If you combine the tendency to spend now and the ease and simplicity of flashing a piece of plastic, then you have a recipe for serious problems.
We mentioned earlier that some people make an association between shopping/credit card addiction and other addictive behaviors. Jason Hull mulls over this connection based on his own experiences with credit cards. “Some people can try a drug and never become addicted, and some try it once and become hooked.”
Hull got hooked on using credit cards to make purchases that he couldn’t afford. It wasn’t until he approached it like someone who was addicted to a substance like drugs or alcohol that he could overcome the battle. That meant removing stimuli and having an “intervention” in which someone else had to take full responsibility for his money in order to prevent him from exposure to the addictive behavior.
How to Overcome a Credit Card Addiction
Hull’s method to overcome credit card addiction worked for him, but there are other strategies to consider. We’ll take a look at several strategies, broken into short-term strategies that you can employ right away, and long-term strategies that can be developed over time.
- Cut up your credit cards
- Putting them in your sock drawer isn’t enough; they need to be inaccessible. Note: do not close the accounts; this can hurt your credit score. You can keep one credit card for emergency use.
- Create shopping lists every time you go out shopping
- This includes retail shopping. If you only need a shirt for a special event, you should only buy that one shirt. Many people make grocery lists but don’t think to make lists for other shopping trips.
- Wallet-free shopping
- Can’t bear to go without shopping? That’s okay — just leave your wallet at home. You can browse to your heart’s content, as long as it doesn’t cause stress or anxiety since you can’t buy anything.
- Start tracking your spending
- You may be stunned at how seemingly innocent purchases add up (like those $5 lattes every morning). Make a spreadsheet and track every penny you spend. No excuses.
- Find a substitute
- If you’re tempted to spend money, replace the compulsive behavior with a positive behavior. Maybe indulge in your favorite (library) book or go for a walk instead. (Exercise is often the best way to curb compulsive behaviors.)
- Join a support group
- There are many support groups available for spenders, and opening up in front of others about your addiction doesn’t have to be an intimidating, formal situation. Many groups meet regularly over an (inexpensive) meal or gather to share stories and positive advice with people facing similar obstacles.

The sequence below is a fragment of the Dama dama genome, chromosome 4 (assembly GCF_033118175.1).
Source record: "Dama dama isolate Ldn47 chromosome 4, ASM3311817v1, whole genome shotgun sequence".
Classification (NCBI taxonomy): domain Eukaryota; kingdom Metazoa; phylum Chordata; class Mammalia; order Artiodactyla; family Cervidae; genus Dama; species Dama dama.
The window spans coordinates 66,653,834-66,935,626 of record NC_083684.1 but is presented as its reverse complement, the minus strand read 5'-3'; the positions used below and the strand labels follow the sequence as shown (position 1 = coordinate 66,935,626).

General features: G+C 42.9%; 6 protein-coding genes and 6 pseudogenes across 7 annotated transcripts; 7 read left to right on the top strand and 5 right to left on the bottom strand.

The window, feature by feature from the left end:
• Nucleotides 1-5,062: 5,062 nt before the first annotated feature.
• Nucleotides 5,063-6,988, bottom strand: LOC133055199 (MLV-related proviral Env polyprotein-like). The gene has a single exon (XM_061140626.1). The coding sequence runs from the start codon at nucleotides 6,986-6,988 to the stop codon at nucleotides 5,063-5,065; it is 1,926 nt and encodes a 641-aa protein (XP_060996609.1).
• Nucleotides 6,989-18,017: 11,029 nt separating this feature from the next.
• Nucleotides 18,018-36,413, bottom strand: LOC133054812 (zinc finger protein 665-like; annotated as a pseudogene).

- Set goals
- Everyone deserves the security of an emergency fund. This is money you can draw on in case of unexpected expenses without relying on your credit card. Set a goal of setting aside money for your emergency fund as well as money to pay off debt.
- See a therapist
- Addictive behaviors are often deeply rooted, and an expert is often required to get to the bottom of the issue. Don’t be afraid to ask for help. It’s not a sign of weakness — in fact, it’s one of the strongest moves you can make.
- Meet with a financial counselor
- A financial counselor can help you develop tailored strategies to get back on track and move forward with healthy financial habits. It’s hard to overstate the value of a good financial counselor, so seek recommendations and find a reputable counselor with whom you click.
Credit card and shopping addiction is common, but it can be devastating. There’s a snowball effect that can grab hold and won’t stop until it has taken you — and your loved ones — down with it. This isn’t simply dramatized talk; shopping addiction has destroyed many lives.
The first step to recovery is recognizing the problem. The next step is doing something about it, and doing it consistently. Fortunately, you don’t have to face this problem alone. Ask for help and rally your resources. You can do this.